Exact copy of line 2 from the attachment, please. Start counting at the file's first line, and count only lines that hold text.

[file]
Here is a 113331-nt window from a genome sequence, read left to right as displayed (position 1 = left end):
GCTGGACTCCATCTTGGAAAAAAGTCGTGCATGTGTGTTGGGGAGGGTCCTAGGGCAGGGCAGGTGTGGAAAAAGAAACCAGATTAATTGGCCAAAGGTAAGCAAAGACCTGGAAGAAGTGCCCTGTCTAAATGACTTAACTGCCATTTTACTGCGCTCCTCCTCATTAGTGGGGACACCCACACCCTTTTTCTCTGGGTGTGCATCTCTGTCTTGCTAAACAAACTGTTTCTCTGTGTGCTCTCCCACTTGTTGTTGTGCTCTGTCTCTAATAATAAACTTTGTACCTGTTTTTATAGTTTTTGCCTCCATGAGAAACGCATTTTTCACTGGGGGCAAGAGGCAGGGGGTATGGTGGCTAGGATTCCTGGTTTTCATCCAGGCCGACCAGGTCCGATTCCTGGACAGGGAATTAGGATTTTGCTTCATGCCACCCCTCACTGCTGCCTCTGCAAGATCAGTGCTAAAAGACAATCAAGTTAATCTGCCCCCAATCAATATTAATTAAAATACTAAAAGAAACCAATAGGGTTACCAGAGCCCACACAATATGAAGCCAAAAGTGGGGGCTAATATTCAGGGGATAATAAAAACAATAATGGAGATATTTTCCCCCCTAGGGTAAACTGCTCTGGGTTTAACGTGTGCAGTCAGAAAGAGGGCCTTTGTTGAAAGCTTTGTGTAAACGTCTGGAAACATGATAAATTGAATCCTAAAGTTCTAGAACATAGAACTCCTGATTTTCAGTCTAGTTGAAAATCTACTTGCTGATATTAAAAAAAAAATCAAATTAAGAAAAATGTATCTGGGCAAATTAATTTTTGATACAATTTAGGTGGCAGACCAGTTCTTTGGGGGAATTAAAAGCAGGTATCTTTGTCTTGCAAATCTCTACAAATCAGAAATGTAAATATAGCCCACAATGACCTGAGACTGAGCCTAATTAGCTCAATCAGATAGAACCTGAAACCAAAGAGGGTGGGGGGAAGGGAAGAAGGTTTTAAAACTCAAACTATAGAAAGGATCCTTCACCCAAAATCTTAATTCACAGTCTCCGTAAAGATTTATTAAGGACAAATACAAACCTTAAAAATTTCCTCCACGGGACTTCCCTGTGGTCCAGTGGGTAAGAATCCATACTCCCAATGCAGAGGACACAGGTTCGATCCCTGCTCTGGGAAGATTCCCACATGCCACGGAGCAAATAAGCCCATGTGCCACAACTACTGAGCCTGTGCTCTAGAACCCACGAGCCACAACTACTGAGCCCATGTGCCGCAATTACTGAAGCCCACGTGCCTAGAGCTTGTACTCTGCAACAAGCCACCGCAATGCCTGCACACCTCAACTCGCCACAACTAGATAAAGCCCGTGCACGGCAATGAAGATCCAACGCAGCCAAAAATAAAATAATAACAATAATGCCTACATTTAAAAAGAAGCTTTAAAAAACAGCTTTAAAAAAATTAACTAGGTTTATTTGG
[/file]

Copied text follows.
GCTGGACTCCATCTTGGAAAAAAGTCGTGCATGTGTGTTGGGGAGGGTCCTAGGGCAGGGCAGGTGTGGAAAAAGAAACCAGATTAATTGGCCAAAGGTAAGCAAAGACCTGGAAGAAGTGCCCTGTCTAAATGACTTAACTGCCATTTTACTGCGCTCCTCCTCATTAGTGGGGACACCCACACCCTTTTTCTCTGGGTGTGCATCTCTGTCTTGCTAAACAAACTGTTTCTCTGTGTGCTCTCCCACTTGTTGTTGTGCTCTGTCTCTAATAATAAACTTTGTACCTGTTTTTATAGTTTTTGCCTCCATGAGAAACGCATTTTTCACTGGGGGCAAGAGGCAGGGGGTATGGTGGCTAGGATTCCTGGTTTTCATCCAGGCCGACCAGGTCCGATTCCTGGACAGGGAATTAGGATTTTGCTTCATGCCACCCCTCACTGCTGCCTCTGCAAGATCAGTGCTAAAAGACAATCAAGTTAATCTGCCCCCAATCAATATTAATTAAAATACTAAAAGAAACCAATAGGGTTACCAGAGCCCACACAATATGAAGCCAAAAGTGGGGGCTAATATTCAGGGGATAATAAAAACAATAATGGAGATATTTTCCCCCCTAGGGTAAACTGCTCTGGGTTTAACGTGTGCAGTCAGAAAGAGGGCCTTTGTTGAAAGCTTTGTGTAAACGTCTGGAAACATGATAAATTGAATCCTAAAGTTCTAGAACATAGAACTCCTGATTTTCAGTCTAGTTGAAAATCTACTTGCTGATATTAAAAAAAAAATCAAATTAAGAAAAATGTATCTGGGCAAATTAATTTTTGATACAATTTAGGTGGCAGACCAGTTCTTTGGGGGAATTAAAAGCAGGTATCTTTGTCTTGCAAATCTCTACAAATCAGAAATGTAAATATAGCCCACAATGACCTGAGACTGAGCCTAATTAGCTCAATCAGATAGAACCTGAAACCAAAGAGGGTGGGGGGAAGGGAAGAAGGTTTTAAAACTCAAACTATAGAAAGGATCCTTCACCCAAAATCTTAATTCACAGTCTCCGTAAAGATTTATTAAGGACAAATACAAACCTTAAAAATTTCCTCCACGGGACTTCCCTGTGGTCCAGTGGGTAAGAATCCATACTCCCAATGCAGAGGACACAGGTTCGATCCCTGCTCTGGGAAGATTCCCACATGCCACGGAGCAAATAAGCCCATGTGCCACAACTACTGAGCCTGTGCTCTAGAACCCACGAGCCACAACTACTGAGCCCATGTGCCGCAATTACTGAAGCCCACGTGCCTAGAGCTTGTACTCTGCAACAAGCCACCGCAATGCCTGCACACCTCAACTCGCCACAACTAGATAAAGCCCGTGCACGGCAATGAAGATCCAACGCAGCCAAAAATAAAATAATAACAATAATGCCTACATTTAAAAAGAAGCTTTAAAAAACAGCTTTAAAAAAATTAACTAGGTTTATTTGG